Norwegian millions absent on South Atlantic Ocean rodent removal / News / The Foreigner

Norwegian millions absent on South Atlantic Ocean rodent removal. An ambitious multi-national move to reduce the rat population on the island of South Georgia has yielded results despite no Norwegian government funding. The island is now a British Overseas territory. Britain claimed sovereignty over it in 1775, the same year Royal Navy Captain James Cook circumnavigated the island. Britain annexed both South Georgia and the South Sandwich Islands (SGSSI) in 1908. At the same time, South Georgia also has strong links with Norway following some 60 years of whaling.

norwaywhaling, norwaysealing, southgeorgiarats



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Norwegian millions absent on South Atlantic Ocean rodent removal

Published on Thursday, 25th July, 2013 at 15:01 under the news category, by Michael Sandelson and Lyndsey Smith      .
Last Updated on 26th July 2013 at 12:36.

An ambitious multi-national move to reduce the rat population on the island of South Georgia has yielded results despite no Norwegian government funding.

Helicopter dropping bait
Helicopter dropping bait
Photo: Roland Gockel/SGHT


The island is now a British Overseas territory. Britain claimed sovereignty over it in 1775, the same year Royal Navy Captain James Cook circumnavigated the island. Britain annexed both South Georgia and the South Sandwich Islands (SGSSI) in 1908.

At the same time, South Georgia also has strong links with Norway following some 60 years of whaling.

Norwegian Antarctic explorer Carl Anton Larsen (1865-1924) set up both the first land-based whaling station and permanent habitation at Gryteviken in 1904 – there is a heritage museum at Gryteviken, and the centenary of the opening of the Norwegian Whalers’ Church there will be celebrated in December this year.

Companies from Tønsberg, Sandefjord and Larvik also established their own onshore whaling stations on South Georgia.

This year’s huge operation mounted by the South Georgia Heritage Trust (SGHT) was to further exterminate the island’s population of introduced Norway brown rat following last year’s successful first-stage eradication on one section of the island.

Handbaiting whaling station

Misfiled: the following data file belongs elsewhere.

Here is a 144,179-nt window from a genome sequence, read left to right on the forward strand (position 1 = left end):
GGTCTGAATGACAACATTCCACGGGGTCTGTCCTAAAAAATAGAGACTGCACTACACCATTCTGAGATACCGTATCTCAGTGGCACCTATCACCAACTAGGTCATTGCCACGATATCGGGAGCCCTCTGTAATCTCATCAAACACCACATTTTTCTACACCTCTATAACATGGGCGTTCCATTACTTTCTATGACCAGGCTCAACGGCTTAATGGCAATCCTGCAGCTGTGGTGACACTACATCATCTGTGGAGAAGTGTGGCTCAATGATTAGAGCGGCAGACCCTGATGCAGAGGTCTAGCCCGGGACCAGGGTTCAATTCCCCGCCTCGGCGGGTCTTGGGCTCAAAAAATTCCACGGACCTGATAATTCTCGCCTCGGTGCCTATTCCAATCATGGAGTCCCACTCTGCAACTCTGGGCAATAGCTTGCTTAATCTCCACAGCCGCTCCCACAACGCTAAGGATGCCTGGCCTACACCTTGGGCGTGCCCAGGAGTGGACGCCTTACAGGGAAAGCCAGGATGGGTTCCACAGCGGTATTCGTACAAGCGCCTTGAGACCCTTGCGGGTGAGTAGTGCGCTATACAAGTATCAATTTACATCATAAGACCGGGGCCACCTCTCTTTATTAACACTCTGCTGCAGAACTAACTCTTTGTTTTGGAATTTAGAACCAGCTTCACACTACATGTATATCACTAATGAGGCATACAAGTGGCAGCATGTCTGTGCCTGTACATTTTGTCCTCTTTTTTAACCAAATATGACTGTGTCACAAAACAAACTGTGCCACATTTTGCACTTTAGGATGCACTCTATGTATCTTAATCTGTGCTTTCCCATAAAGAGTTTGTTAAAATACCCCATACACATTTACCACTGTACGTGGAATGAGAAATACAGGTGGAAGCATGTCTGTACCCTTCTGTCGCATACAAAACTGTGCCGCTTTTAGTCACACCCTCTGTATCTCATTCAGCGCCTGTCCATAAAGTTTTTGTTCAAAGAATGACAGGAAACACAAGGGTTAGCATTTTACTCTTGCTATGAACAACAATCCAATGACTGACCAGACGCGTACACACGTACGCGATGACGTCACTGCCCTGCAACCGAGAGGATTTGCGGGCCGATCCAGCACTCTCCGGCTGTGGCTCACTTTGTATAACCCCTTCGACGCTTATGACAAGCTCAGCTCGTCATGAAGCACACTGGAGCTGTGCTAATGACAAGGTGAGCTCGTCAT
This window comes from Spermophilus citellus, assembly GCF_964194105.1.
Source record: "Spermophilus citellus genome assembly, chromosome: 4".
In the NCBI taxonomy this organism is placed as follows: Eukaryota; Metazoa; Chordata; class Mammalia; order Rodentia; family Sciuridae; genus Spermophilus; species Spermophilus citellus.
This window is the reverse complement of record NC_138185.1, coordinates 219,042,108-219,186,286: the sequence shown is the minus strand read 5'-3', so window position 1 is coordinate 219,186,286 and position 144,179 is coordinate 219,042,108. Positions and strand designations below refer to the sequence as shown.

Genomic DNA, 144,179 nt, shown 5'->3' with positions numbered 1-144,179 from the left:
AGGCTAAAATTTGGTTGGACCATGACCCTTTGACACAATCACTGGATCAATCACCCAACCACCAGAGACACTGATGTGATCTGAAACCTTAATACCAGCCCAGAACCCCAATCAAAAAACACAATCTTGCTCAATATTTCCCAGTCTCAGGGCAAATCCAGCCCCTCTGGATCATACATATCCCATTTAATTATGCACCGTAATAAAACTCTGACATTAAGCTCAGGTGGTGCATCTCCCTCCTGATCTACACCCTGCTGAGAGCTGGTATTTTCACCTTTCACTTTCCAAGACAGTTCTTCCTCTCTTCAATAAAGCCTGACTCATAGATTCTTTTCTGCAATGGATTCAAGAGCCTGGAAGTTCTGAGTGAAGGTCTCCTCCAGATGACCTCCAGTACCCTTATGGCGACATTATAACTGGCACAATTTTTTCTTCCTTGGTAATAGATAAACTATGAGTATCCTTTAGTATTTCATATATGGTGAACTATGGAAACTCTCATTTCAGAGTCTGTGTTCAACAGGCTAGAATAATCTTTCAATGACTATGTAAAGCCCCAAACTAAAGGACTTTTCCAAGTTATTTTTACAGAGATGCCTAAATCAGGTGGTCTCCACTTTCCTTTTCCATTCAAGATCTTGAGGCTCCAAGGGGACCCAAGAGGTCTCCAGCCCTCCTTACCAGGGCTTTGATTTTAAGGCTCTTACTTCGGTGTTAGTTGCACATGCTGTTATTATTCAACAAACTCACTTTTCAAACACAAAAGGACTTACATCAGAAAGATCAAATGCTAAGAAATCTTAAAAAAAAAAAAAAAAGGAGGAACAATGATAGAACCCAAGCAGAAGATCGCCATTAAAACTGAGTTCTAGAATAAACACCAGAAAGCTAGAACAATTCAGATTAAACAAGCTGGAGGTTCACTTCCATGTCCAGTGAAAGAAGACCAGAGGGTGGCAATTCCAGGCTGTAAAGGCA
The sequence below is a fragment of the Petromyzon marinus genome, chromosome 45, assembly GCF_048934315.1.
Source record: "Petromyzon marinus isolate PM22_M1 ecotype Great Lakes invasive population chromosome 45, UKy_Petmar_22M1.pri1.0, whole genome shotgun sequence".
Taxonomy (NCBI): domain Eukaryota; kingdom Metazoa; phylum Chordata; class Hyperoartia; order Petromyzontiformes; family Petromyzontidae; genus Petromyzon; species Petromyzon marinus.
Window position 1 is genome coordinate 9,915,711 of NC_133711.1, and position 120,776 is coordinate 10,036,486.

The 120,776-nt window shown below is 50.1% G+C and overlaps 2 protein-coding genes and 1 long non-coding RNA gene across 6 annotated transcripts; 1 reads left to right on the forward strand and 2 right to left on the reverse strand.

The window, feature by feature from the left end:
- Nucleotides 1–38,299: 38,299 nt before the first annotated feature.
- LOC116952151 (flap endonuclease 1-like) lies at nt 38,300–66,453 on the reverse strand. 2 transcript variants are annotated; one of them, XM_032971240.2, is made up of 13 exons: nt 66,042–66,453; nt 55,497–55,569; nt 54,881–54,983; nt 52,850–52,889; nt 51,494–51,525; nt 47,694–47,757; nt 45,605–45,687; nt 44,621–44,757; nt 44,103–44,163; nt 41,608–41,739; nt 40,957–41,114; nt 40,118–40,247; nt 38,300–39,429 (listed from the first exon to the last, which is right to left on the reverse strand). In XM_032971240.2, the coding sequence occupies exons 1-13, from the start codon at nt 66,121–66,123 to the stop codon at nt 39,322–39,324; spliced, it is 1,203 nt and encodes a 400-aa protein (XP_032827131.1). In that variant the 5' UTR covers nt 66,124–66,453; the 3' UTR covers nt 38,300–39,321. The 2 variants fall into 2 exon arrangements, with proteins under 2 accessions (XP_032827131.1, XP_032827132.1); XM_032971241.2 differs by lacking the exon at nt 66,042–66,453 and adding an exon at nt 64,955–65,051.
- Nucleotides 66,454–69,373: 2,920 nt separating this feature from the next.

Handbaiting whaling station
Roland Gockel/SGHT
These rats have been allowed to reproduce on South Georgia for many years living off young birds and eggs, something which has contributed to many species being classified as endangered.

At an estimated cost of up to NOK 70 million (about USD 11.8 million/EUR 8.95 million/GBP 7.72 million), three helicopters were used to distribute some 200 tons of bait pellets across 580 square kilometres of the island (some 70 per cent of the infested area).

This latest ‘Team Rat’ operation involved four pilots, 600 flying hours, and four pilots. Handbaiting around the four huge abandoned whaling stations at Husvik, Stromness, Leith and Prince Olav took place too.

Also comprising the team were two engineers, three chefs, two doctors, and field staff with expertise ranging from GPS and data management, to meteorology, polar logistics and an intimate knowledge of South Georgia and its wildlife. It was judged successful.

The main evaluation for the multi-year project will be conducted in 2014. Team Rat hopes to be able to collect the GBP 2 million needed to spread poison across the 300 square kilometres that remain for 2015.

“Once all of the rats and mice are removed from South Georgia, scientists estimate a 100 million increase in the island's bird population,” SGHT staff writes.

Clearing the helicopters of snow
Clearing the helicopters of snow
Roland Gockel/SGHT
No money has been forthcoming from Norway for the 2013 part of the rat eradication operation, though, an SGHT press spokesperson confirmed to The Foreigner.

This is despite the fact that Ministry of the Environment officials say they are aware of the problems Norwegian whaling (and sealing) have caused over time, NRK reported.

“Norway is participating in several projects on the island. Among other things, we are working to eradicate the reindeer, which were taken along as provisions for whalers. We also participated in clean-up work after the whaling activity,” Deputy Environment Minister Henriette Westhrin told the broadcaster.

“This [ridding the island of South Georgia of vermin] is the joint responsibility, but mainly a British one since it is a British area. We have engaged in individual projects, meaning there are other projects that have been prioritised,” she added.

A Ministry of the Environment press spokesperson elaborated to The Foreigner that "South Georgia is not within the geographical area of the Antarctic Treaty. The Norwegian authorities therefore did not see it as appropriate to support this project economically."

King penguins of South Georgia Island
King penguins of South Georgia Island
Tony Martin/SGHT
South Georgia, a long, narrow, mountainous and glaciated island, is located 2,150 kilometres (just under 1,336 miles) away from Tierra del Fuego, the tip of South America, and 1,390 kilometres (almost 864 miles) east of the Falkland Islands (Islas Malvinas). The Falklands also have inhabitants of Norwegian descent amongst them.

Earlier this month, sailors from the British Royal Navy’s HMS Argyll recreated the icy journey across South Georgia Island undertaken by Irish polar explorer Sir Ernest Shackleton as part of the 1914-17 Imperial Trans-Antactic Expedition – also known as the Endurance Expedition.




Published on Thursday, 25th July, 2013 at 15:01 under the news category, by Michael Sandelson and Lyndsey Smith      .
Last updated on 26th July 2013 at 12:36.

This post has the following tags: norwaywhaling, norwaysealing, southgeorgiarats.





  
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